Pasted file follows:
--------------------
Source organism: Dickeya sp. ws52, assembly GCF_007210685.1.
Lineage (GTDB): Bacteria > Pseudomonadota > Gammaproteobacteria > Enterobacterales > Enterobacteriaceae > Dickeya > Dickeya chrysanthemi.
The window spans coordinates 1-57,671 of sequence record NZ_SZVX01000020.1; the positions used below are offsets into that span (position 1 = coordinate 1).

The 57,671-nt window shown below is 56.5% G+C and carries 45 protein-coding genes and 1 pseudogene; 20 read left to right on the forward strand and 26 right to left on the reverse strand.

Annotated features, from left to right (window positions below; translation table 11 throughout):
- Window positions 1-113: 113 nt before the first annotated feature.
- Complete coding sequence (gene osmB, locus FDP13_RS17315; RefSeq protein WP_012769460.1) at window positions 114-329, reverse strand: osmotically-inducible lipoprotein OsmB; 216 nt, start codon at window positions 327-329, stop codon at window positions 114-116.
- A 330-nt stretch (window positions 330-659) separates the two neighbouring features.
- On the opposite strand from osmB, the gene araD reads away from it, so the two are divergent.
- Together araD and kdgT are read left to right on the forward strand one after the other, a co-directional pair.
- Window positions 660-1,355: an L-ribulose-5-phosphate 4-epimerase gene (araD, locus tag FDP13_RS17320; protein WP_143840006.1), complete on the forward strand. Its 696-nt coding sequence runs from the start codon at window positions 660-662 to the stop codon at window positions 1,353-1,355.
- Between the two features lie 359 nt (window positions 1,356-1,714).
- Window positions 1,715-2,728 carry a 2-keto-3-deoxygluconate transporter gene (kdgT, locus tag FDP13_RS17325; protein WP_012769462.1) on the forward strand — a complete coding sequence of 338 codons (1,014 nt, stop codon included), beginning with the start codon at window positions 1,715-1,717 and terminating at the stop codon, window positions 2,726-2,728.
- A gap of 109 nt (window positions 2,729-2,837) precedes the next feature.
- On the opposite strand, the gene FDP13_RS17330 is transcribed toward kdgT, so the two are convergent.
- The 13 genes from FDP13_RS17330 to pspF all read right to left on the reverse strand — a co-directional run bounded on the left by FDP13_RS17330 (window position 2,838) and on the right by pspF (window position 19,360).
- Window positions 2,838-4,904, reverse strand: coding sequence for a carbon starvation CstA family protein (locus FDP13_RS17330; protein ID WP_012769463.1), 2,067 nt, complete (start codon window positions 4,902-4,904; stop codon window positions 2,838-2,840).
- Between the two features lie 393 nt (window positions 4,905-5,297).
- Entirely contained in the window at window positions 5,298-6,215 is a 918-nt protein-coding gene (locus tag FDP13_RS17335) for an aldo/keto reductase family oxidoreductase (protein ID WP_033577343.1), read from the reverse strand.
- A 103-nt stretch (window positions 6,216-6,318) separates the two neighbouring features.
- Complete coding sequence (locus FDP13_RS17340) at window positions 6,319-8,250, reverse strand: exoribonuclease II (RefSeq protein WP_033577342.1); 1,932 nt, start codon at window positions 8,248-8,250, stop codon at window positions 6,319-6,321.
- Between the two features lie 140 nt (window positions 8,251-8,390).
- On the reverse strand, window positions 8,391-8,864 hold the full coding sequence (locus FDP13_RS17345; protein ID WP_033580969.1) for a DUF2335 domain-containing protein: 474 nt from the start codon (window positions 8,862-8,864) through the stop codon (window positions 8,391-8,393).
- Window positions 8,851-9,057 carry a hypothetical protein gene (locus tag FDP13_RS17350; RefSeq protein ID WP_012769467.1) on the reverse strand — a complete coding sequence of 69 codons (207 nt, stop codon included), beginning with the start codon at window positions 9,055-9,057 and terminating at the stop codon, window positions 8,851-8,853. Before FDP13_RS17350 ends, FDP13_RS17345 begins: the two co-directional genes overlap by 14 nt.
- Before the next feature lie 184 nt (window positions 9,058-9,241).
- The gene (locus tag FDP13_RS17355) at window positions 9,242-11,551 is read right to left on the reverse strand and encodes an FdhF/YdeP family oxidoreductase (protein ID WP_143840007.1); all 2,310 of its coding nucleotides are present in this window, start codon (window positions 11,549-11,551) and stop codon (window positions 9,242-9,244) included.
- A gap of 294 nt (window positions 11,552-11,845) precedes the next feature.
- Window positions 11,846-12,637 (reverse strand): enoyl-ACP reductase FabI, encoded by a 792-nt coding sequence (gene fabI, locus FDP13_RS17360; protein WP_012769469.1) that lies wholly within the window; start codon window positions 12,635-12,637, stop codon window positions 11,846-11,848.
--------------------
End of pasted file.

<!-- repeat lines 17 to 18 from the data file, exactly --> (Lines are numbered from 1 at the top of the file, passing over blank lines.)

- Window positions 2,838-4,904, reverse strand: coding sequence for a carbon starvation CstA family protein (locus FDP13_RS17330; protein ID WP_012769463.1), 2,067 nt, complete (start codon window positions 4,902-4,904; stop codon window positions 2,838-2,840).
- Between the two features lie 393 nt (window positions 4,905-5,297).